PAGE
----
Sometimes good things can come from horrifying situations. Nobody knows that better than those who are involved with pet rescue.
Almost every rescue case brings with it something positive. Even if it started out in the most negative way possible.
That was certainly proven when a little dog named Wanda was tossed over the fence into a stranger’s yard. She probably thought her life was over. A life that hadn’t been all that great to begin with.
Ravenswood Pet Rescue in Wisbech, Fens of Cambridgeshire, England is no stranger to the negative side of animal rescue. They’ve seen it all. Abuse, neglect, malnourished and injured animals that did nothing wrong except coming into contact with the wrong human.
At least, before Wanda made her unexpected appearance in a stranger’s fenced yard, they thought they had seen it all. Such sad sights are merely another day in the life for most rescue workers. Especially those in active rescues such as Ravenswood.
But, little Wanda, with her loving personality and wagging tail touched hearts that had been toughened by having “been there done that” for years.
Despite being used to dealing with dogs with illnesses, disease and injuries, Wanda’s appearance was like something out of a nightmare. Mucus dripped from clouded eyes, her ears were filled with scars and matted hair, and her skin and coat were in deplorable condition.
After a cursory examination of Wanda, Ravenswood employee Shelley Ridgan realized Wanda needed a lot of work — and none of it would be cheap. Like most rescue facilities, Ravenswood doesn’t operate with unlimited funds.
They needed to find someone willing to support Wanda’s medical care financially, for them to be able to save her. There were those who thought Wanda should be given that peaceful last sleep.
But, then she would lick their hand, or wag her tail as they touched her, or look up at them with eyes that couldn’t see through all the obstacles to her vision. That’s when the magic began.
Invariably they would not only change their mind but would make a donation to help Wanda.
Those changes of heart prompted Shelley to start an official fundraising specifically for Wanda’s care. “What can I say,” she reported on a GoFundMe page set up for Wanda’s care. “The worst case I have ever collected, thrown over a lady’s fence late last night.”
“The girl has sarcoptic mange, ulcers in her eyes, entropia in both eyes, hematomas in both ears. … Vets reckon she’s only about 2 or 3 years old, and as you can see, [she] has recently had puppies.”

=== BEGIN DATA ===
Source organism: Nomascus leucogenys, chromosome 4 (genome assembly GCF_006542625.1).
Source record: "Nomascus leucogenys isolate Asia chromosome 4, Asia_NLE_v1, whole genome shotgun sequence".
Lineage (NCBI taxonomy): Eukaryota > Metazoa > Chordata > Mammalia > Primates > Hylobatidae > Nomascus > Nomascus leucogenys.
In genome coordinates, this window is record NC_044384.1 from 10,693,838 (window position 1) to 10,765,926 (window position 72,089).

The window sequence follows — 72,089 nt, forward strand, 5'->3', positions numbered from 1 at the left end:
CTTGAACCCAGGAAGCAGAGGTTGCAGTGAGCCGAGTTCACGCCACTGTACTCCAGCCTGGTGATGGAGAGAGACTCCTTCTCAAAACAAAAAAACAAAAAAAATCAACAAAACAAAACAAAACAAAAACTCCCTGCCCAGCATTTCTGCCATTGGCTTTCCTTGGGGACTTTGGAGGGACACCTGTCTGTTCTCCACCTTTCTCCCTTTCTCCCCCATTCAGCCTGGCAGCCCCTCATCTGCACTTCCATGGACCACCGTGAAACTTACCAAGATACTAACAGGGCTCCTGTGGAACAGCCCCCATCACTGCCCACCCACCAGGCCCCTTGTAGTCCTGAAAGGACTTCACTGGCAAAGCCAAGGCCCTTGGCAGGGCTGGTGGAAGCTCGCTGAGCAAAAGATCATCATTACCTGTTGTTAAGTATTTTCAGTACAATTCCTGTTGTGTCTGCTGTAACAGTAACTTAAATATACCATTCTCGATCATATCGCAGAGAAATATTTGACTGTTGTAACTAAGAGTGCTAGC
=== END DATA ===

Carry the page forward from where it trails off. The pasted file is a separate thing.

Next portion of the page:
“I cried all the way to the vets. … We are going to raise funds to try and get this girl better.”
And donations began pouring in. What had started as just another day picking up an abandoned animal in someone’s backyard quickly became something beautiful. Just as Wanda was responding to the love and care, people responded to her situation.
Shelley had originally asked for donations totaling the $3000 they expected to be the minimum to get Wanda back on her feet. Within a week, over $8000 had been donated.
It wasn’t that Wanda’s case was so unusual. She was “just another rescue.” Like the United States, Great Britain is no stranger to animal abuse and neglect. The Royal Society for the Prevention of Cruelty to Animals fields over a million phone calls every year and investigates almost 150,000 complaints annually.
But, Wanda was much much more than “just another rescue” to the hundreds of people for whom Wanda’s story struck a chord.
“The GoFundMe page just went crazy; people were donating so much money, hundreds by the hour,” a shocked Ringan told the Wisbech Standard. “The money raised is going to help us to give Wanda a safe and secure future.”
Indeed, the response was so impressive that GoFundMe decided to make Wanda the face of an online campaign. The crowdfunding organization even arranged to have a pair of donors meet the newly rehabilitated dog.
“I couldn’t believe the difference in Wanda when I got to meet her,” donor Donna Preston said. “She was like a totally different dog.”
“It was so great to see where my money was going and that it had made a real difference, just with a few clicks of a mouse.”
Both the US and GB SPCAs urge everyone to “give a few clicks of a mouse” and donate to help dogs like Wanda get a better life.
Wanda’s story didn’t go from rags to riches overnight by any means. She spent four weeks in isolation while her mange was being treated.
She also required daily medication to treat her wide range of maladies.
It was touch and go at first, but after three long months spent in an intensive care unit, the dog started to take a turn for the better. She was placed in a home with a wonderful foster family who fell in love with her delightful personality as it emerged from behind all the problems.
We could have predicted her fabulous personality. Wanda is an English Cocker Spaniel (called simply a Cocker Spaniel in the UK, where what we think of as a cocker is referred to as an American Cocker) a breed well known for its merry demeanor.
Can you imagine what Wanda felt as she went flying over that fence? Unable to see where she was and having no idea what was going to happen next?
I’m pretty sure not even Wanda’s fairy godmother could have predicted that within a few short months Wanda would have a new career as a model. Or be living in a beautiful home with people that love her and her canine siblings.
But, that’s the kind of thing that happens when good people take a negative situation and make it better. That’s the kind of magic that can turn a nightmare into a fairy tale life. One dog at a time.
See Wanda’s GoFundMe video –